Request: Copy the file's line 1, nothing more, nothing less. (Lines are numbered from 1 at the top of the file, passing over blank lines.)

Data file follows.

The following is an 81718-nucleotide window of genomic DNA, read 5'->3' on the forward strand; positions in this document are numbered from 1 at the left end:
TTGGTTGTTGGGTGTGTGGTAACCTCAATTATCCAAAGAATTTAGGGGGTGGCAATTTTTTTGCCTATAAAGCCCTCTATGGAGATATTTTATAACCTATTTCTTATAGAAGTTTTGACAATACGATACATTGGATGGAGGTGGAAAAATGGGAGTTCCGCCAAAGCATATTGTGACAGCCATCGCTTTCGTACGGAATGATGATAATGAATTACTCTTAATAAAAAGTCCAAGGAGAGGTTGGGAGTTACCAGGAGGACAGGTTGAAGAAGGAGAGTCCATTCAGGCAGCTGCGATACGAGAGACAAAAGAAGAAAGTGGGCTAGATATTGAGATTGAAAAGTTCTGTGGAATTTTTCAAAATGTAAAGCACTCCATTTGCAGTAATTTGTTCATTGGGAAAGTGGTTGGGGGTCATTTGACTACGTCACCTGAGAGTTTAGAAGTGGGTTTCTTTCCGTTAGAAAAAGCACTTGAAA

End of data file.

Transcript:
The following is an 81718-nucleotide window of genomic DNA, read 5'->3' on the forward strand; positions in this document are numbered from 1 at the left end: